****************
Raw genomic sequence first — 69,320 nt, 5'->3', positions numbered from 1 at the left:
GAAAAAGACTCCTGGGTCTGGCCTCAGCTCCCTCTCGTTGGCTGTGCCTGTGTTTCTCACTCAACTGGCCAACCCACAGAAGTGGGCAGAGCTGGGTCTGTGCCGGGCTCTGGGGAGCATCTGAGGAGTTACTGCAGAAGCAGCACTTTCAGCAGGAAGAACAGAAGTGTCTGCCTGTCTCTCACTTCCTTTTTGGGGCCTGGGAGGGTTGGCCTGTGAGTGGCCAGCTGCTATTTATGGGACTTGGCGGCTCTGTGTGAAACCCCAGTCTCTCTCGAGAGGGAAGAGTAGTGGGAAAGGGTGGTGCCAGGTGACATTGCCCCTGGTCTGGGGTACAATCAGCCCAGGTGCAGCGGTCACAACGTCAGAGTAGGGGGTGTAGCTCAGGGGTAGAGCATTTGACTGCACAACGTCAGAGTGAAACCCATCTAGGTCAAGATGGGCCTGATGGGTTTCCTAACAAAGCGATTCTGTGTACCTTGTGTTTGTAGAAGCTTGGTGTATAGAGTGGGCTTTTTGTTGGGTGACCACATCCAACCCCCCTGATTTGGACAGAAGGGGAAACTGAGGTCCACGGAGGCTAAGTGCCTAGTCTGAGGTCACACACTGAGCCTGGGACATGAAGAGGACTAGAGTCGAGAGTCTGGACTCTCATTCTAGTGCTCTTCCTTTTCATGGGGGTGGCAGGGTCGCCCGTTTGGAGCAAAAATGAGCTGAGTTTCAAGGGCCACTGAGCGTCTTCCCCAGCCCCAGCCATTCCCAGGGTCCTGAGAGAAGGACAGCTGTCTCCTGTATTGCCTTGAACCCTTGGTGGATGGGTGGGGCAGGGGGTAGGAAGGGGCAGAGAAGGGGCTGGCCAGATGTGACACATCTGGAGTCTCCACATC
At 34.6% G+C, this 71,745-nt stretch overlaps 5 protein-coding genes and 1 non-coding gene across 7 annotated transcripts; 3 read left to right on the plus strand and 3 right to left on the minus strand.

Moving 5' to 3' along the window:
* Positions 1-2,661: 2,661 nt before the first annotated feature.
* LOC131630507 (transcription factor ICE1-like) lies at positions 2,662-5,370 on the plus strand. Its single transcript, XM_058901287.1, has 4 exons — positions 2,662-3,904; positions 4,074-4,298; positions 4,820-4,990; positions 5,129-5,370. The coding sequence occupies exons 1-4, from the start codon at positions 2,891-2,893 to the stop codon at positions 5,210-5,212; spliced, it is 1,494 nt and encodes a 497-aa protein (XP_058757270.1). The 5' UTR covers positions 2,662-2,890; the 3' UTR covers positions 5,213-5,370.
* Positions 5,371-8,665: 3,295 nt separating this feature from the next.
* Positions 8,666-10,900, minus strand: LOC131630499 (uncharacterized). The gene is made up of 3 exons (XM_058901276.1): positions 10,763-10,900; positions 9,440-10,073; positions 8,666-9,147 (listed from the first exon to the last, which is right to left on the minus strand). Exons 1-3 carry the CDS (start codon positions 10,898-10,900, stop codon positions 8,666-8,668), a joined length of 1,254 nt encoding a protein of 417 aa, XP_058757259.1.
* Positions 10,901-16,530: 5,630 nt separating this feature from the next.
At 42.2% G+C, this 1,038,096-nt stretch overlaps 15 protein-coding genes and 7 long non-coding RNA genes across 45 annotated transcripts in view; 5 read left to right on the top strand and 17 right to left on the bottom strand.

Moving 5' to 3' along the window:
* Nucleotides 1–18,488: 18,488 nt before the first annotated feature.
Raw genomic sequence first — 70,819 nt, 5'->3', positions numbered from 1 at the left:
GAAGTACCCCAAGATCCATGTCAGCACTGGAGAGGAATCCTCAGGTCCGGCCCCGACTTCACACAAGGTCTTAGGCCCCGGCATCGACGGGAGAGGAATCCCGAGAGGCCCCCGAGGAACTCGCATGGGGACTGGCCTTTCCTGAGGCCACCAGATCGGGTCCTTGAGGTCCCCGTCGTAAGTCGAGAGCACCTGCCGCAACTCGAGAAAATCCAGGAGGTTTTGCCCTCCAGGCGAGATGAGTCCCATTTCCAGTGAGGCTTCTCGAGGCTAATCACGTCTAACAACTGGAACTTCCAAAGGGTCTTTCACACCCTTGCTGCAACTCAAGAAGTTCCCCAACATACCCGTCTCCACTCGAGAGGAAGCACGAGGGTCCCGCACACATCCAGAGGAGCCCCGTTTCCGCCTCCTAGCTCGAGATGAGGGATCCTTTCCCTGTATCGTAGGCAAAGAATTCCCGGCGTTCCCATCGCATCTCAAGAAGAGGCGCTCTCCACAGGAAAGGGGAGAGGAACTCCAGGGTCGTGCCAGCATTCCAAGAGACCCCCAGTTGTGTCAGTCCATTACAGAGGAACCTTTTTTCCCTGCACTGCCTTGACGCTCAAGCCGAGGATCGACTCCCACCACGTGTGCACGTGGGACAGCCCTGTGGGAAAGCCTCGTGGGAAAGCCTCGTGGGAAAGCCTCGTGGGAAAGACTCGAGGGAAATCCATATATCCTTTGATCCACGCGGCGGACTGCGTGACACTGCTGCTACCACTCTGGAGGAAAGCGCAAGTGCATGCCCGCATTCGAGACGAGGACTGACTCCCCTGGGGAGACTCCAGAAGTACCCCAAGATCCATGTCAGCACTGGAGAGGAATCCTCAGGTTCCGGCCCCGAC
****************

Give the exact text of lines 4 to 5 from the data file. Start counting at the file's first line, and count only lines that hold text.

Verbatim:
Moving 5' to 3' along the window:
* Positions 1-2,661: 2,661 nt before the first annotated feature.